We ﬁrst met Melsan (now 20) in 2008 when he dropped by at the ofﬁce to sell native snacks. We became his regular customers and later we learned that he was the breadwinner of the family. His mother Susana had become paralysed in 2004 after giving birth to her fourth and youngest child. Melsan said that she had taken in laundry to supplement her husband’s income just a week after the delivery and this had caused her paralysis. Three years later, the family was beset by another tragedy when Melsan’s father was hit by a jeepney while crossing the street and died from his injuries.
In 2009, the PSHF gave Melsan and his family a grant for physical therapy for Susana, livelihood capital for Melsan and his siblings, and for some repairs of their home. In the same year, Melsan received a scholarship from the private elementary school across from the PSHF ofﬁce so that he could ﬁnish his elementary schooling. A school ofﬁcial had noticed him peddling one day and had asked him if he would like to go back to school.
In 2010, Melsan and his siblings tragically lost their mother and they found themselves orphaned. We provided a grant to pay for the funeral expenses, plane tickets for Melsan’s siblings Mayet (17) and Jason (15) to go to Manila to stay with their Aunt Rita, and a mobile phone for Melsan to keep in touch with his siblings while continuing his schooling in Bacolod.
Last February, Melsan came to the ofﬁce for the ﬁrst time in three years to ask if we might be able to give him a little ﬁnancial support to enable him to pay for some school related fees. We were glad to help him but as we talked he also shared his desire to see his siblings again, because it had already been three years since they had seen each other. We provided the funds he needed to be reunited with his siblings and to come back to Bacolod to continue his studies in June. This visit was be very meaningful for Melsan and his siblings, since it allowed them to share the events of their lives in the past three years and plan their futures together.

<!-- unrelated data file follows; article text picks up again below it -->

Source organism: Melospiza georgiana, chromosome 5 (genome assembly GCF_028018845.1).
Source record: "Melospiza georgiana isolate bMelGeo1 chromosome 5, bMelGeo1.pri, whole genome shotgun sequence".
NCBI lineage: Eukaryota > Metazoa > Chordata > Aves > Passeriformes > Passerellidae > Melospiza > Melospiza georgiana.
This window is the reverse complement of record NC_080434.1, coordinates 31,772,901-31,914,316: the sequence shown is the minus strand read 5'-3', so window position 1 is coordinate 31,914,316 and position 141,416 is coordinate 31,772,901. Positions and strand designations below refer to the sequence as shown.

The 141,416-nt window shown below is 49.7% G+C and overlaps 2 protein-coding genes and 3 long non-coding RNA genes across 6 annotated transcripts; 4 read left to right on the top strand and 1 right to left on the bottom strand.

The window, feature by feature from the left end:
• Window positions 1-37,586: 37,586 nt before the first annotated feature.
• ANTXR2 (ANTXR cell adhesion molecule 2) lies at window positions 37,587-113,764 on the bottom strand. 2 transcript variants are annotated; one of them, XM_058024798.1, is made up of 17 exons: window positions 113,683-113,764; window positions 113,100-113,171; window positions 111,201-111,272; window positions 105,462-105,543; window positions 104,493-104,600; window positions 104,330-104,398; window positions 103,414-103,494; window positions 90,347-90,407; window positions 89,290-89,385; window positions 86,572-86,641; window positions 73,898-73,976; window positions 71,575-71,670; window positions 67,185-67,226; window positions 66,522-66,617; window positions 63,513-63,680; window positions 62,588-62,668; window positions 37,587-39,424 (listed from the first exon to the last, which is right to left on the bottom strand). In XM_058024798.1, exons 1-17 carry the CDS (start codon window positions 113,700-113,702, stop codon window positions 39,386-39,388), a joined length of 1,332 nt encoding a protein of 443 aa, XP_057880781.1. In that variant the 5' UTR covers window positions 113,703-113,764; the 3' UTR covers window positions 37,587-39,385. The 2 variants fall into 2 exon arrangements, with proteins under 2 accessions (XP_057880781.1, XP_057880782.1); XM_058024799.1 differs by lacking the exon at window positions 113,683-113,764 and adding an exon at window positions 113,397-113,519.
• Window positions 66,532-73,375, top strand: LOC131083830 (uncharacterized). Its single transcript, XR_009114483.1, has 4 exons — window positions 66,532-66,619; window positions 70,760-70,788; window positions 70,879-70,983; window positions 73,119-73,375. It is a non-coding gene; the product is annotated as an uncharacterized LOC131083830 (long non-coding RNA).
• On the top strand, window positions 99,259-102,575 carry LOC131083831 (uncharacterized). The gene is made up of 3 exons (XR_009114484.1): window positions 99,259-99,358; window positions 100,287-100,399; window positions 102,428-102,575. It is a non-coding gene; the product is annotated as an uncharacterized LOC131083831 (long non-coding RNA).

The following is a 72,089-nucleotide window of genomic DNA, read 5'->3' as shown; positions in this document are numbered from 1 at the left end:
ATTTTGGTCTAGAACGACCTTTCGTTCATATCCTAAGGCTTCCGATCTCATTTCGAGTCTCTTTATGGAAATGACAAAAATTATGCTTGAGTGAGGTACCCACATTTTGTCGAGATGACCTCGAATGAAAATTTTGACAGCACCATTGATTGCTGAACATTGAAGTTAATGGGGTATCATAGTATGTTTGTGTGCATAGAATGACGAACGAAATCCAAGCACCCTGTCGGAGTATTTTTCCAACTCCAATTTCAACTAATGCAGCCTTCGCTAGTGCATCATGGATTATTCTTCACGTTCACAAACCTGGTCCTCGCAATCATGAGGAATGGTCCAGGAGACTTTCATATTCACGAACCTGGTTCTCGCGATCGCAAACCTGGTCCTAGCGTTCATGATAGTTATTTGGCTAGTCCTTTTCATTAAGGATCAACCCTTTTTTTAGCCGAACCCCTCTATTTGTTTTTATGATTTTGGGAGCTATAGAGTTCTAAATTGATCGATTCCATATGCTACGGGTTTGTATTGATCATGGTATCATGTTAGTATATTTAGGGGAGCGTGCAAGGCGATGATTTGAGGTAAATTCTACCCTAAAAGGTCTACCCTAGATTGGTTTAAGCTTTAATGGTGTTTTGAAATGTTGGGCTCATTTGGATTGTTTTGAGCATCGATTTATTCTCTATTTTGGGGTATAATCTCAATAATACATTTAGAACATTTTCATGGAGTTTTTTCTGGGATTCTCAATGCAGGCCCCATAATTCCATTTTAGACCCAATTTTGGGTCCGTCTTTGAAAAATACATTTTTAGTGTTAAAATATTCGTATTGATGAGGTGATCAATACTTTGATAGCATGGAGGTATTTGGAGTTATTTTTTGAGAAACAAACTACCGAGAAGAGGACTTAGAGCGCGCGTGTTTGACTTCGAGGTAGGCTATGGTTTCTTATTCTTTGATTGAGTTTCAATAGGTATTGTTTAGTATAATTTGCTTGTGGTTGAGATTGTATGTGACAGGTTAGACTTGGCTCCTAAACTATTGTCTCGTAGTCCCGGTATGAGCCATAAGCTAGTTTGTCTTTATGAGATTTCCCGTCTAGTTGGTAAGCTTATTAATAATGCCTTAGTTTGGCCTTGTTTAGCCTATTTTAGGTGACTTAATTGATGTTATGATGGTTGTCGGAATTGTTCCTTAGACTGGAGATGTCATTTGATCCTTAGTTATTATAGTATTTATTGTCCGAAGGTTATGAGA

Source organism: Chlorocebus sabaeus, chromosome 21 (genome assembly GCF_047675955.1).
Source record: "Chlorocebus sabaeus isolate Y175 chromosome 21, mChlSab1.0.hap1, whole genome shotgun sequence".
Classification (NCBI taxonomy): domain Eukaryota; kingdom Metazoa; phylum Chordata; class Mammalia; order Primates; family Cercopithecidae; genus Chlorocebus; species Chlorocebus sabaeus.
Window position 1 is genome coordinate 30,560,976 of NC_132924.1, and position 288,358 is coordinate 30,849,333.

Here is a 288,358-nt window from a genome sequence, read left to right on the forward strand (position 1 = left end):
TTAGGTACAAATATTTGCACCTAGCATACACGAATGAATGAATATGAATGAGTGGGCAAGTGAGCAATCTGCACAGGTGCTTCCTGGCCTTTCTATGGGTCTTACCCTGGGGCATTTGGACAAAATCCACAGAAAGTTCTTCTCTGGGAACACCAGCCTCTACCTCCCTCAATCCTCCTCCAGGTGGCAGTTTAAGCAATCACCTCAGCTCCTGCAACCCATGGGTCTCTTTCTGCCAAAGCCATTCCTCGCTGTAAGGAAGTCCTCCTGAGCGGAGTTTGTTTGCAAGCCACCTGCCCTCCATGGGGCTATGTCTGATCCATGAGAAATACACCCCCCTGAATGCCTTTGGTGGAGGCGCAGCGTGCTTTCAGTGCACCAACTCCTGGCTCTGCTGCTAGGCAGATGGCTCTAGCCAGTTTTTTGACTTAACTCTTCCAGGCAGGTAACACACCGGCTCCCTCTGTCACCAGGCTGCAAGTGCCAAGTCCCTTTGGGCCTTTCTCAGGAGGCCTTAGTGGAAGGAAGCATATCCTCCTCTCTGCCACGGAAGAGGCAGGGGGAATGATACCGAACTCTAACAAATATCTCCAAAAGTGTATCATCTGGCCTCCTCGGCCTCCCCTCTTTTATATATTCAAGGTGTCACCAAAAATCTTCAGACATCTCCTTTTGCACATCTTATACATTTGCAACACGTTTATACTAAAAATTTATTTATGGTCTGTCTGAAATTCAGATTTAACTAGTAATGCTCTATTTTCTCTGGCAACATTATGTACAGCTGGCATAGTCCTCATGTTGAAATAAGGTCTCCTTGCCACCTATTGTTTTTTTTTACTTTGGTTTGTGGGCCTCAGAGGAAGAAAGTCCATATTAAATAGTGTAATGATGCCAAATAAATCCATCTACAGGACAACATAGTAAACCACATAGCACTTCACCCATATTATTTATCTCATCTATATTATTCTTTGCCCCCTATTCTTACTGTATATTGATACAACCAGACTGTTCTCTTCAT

While he was in Manila, he was informed that he had passed the Alternative Learning System (ALS) examination which meant he was qualiﬁed to enter college without having to complete his ﬁnal year of high school. This was a big surprise for Melsan and he was overjoyed but he was also unprepared because all the while he had thought when he would be going back to high school.
Melsan’s dream is to become a teacher. He is now enrolled in a degree course in Elementary Education at the College of Arts and Sciences of Asia and the Paciﬁc. His foster family is providing him with his daily allowance, transportation, food, and lodging. We would like to provide him with a grant to pay for his tuition fees and the cost of his uniform.
Melsan is a delightful and responsible young man and we are pleased to enable him to continue his studies towards becoming an Elementary school teacher one day.
Lanie M. De Leon
Melsan with his grandmother.
Click the button to read the latest news about Melsan.